Proficiency in Hydraulic Tool Use: Extrication

Proficiency in Hydraulic Tool Use

The June edition of In-Depth Extrication challenged you to approach extrication tactics as precise, methodical processes that employ various hydraulic tools, and I offered tips for understanding the operational characteristics of your tools. In this edition, I will concentrate on how spreader-operator performance affects the ability to execute tactics, as well as the specifics of proficient hydraulic spreader use.

Respect the Force
Depending on design, hydraulic spreaders can have a spreading force of approximately 50,000 lbs. and a crush force of 25,000 lbs. This amount of force is more than sufficient to rip a vehicle apart in a haphazard or random manner. However, this approach is ineffective in achieving the best path of patient egress in a timely fashion. Extrication tactics using hydraulic tools should be based on a choreographed operation among the cutter and spreader operators, because for most applications, the spreader-operator is responsible for making room for the cutter to sever vehicle components. Because the spreader is actually displacing and distorting components, the spreader-operator can cause a significant vehicle reaction; as such, they shouldn’t displace or distort areas that haven’t been properly evaluated for potential hazards.  


Anticipate the Effects
A spreader moves a vehicle’s weaker parts by using its stronger parts as a base from which to push. A spreader pushes in a one-dimensional line that extends in each direction, perpendicular to the tool. Responders can determine the movement of vehicle components by evaluating the strength of the material on each side of the tips. The weaker side will move in the direction of the perpendicular line. This is why relief cuts are sometimes important; they help ensure that the side moving is the one intended. In training sessions, we’ve even taped an antenna on the spreader handle to help students anticipate the direction of movement of the spreader tips. (See Photo #1.)

Think Flat First
Most manufacturers design spreaders with a feature within the arms or tips for crushing material. When completing a crush, the spreader arms have a tendency to move to a flat surface, much like the cutter. Several situations—including door squeezes, body panel crushes and certain third door tactics—require the spreader to be positioned on a flat surface. The spreader moves in one direction or the other until the arms are flat against the area being crushed. With this in mind, the best course of action is to position the spreader in line with the flat area at the beginning of the crush instead of dealing with the spreader movement later. (See Photo #2.)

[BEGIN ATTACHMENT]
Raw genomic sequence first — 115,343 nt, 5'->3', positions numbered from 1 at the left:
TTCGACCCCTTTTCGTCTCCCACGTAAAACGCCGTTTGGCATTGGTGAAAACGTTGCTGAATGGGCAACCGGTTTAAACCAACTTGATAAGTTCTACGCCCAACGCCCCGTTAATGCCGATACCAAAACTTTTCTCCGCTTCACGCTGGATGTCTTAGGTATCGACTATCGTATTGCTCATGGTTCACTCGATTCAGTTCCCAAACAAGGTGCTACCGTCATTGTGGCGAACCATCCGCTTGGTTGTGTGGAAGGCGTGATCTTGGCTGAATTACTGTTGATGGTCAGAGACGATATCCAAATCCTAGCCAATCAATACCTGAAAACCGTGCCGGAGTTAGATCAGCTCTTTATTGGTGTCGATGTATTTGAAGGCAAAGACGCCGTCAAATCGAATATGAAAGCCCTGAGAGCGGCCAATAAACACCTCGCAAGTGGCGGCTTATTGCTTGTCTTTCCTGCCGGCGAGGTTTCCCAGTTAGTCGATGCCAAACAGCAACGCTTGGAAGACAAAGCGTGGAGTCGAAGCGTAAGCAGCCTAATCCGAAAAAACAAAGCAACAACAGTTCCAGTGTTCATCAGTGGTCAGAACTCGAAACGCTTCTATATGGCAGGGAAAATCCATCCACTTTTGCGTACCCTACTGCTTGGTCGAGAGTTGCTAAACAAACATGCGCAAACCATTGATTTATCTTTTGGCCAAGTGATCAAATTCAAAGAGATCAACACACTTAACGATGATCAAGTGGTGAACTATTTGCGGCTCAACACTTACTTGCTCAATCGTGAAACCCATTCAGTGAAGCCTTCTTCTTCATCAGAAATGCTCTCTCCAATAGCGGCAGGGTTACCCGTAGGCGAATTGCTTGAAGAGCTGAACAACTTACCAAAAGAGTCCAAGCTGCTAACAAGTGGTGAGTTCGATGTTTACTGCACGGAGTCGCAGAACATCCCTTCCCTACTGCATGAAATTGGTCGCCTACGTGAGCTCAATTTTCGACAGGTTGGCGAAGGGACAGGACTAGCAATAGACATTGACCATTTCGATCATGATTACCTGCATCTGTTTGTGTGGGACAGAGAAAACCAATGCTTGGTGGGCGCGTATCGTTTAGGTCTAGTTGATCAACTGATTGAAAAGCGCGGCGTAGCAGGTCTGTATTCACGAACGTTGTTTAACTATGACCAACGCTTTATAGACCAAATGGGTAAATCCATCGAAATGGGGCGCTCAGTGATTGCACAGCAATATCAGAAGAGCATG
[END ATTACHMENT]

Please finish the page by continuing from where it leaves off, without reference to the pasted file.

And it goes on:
Easy Does It
Many responders have been told that spreader tips move in an arc, and that they should anticipate this movement while completing tactics. Although this is true to some extent, the tips only move in an arc if the tool body is stationary. Otherwise, while the tips are spreading open, the body will move inward, allowing the tips to move in a straight line in relation to the spread. The shorter the spreader arms, the more pronounced this movement is.

Rescuers should anticipate the contact area of the tips and arms against the areas being spread. Two possible scenarios may develop: 1) The tips may have several inches of contact and as the spread begins, the contact area of the tips will slowly decrease to the point of the tip; or 2) If the arms contact the components being spread, they will have a tendency to pull the spreader into the area (this may be evident when conducting a vertical spread to create a purchase point). The best way to prevent this unwanted reaction is to spread only enough to accomplish the task. (See Photo #3.)

In Readiness & In Memory
The basis for the last three editions of this column has been the need for responders to apply the operational characteristics of both the spreader and cutter to any tactic requiring hydraulic tools. The spreader and cutter should be treated as a unit, with a coordinated effort geared toward the concept of spreading to cut and surgically completing tactics.

Note: This month’s column is dedicated to the memory of 343 brave members of the FDNY who were killed September 11, 2001. In their memory we continue to hone our skills, strive for surgical accuracy and demonstrate the core values of our profession. God bless the United States of America.



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September 2016
Volume 11, Issue 9
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